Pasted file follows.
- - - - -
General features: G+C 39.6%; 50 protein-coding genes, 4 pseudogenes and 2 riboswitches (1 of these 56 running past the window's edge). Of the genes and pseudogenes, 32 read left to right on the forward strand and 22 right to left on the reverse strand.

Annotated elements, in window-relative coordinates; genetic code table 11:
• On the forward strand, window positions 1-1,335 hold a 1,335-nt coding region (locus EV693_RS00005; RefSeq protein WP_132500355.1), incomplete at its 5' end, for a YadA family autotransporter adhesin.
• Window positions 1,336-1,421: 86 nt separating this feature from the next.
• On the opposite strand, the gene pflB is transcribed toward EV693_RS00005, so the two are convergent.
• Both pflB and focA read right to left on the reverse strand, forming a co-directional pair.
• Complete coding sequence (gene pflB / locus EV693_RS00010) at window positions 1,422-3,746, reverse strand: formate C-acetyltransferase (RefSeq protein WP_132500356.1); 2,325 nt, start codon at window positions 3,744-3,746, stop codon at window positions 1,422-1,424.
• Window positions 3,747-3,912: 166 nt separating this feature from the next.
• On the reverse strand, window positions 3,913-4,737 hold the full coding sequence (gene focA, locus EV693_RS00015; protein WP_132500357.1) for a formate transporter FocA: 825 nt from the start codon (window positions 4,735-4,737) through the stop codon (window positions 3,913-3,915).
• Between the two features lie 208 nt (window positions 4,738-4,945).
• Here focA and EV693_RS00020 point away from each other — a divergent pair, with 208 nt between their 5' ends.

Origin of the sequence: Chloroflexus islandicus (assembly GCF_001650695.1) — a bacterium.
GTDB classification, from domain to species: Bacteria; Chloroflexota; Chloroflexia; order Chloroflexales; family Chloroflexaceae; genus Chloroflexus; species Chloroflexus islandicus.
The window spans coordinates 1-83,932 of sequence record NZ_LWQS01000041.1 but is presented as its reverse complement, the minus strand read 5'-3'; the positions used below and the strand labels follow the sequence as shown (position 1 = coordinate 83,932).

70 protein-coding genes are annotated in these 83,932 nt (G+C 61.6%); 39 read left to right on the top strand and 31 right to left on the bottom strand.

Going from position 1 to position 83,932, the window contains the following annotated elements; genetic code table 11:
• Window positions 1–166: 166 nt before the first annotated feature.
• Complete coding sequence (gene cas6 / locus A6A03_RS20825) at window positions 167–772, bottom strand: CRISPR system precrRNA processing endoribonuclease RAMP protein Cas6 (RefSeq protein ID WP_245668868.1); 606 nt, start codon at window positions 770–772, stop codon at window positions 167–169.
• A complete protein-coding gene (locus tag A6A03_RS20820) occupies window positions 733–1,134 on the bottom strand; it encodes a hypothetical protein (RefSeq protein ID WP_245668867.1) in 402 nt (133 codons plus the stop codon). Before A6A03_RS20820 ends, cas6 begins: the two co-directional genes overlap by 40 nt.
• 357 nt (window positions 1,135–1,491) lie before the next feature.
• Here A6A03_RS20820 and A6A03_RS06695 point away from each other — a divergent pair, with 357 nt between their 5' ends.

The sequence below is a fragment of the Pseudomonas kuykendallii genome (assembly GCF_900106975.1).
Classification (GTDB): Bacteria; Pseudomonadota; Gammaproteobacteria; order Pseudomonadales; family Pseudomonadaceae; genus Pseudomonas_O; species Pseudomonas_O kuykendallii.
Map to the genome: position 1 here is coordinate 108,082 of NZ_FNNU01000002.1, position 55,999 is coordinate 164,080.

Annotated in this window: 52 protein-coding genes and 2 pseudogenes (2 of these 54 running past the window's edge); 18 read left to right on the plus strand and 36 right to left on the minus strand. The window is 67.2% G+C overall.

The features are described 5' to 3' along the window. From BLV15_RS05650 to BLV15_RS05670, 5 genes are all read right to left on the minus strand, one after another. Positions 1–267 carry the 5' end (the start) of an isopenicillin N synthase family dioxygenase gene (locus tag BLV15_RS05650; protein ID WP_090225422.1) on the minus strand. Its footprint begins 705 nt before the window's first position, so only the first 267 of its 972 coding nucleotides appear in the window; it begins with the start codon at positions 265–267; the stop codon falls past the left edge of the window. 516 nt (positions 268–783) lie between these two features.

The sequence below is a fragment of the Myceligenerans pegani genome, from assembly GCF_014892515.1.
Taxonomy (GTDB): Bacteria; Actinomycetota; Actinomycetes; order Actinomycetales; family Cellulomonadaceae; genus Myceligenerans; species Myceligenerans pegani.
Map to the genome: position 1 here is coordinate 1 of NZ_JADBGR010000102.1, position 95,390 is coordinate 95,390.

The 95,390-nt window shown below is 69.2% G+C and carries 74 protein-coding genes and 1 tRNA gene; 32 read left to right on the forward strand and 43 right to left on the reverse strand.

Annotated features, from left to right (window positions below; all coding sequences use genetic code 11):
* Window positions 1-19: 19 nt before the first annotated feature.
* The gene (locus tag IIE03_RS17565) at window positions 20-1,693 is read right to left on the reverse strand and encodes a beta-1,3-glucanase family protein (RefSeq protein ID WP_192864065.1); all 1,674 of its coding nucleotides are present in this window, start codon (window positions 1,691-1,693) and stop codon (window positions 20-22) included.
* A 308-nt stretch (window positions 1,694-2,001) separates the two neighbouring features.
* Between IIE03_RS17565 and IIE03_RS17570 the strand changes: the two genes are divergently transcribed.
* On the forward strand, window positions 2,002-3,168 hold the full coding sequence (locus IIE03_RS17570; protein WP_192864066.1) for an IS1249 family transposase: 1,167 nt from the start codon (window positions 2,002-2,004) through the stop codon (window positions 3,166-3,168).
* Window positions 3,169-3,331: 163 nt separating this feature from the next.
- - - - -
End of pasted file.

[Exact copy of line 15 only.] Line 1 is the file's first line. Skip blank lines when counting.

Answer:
70 protein-coding genes are annotated in these 83,932 nt (G+C 61.6%); 39 read left to right on the top strand and 31 right to left on the bottom strand.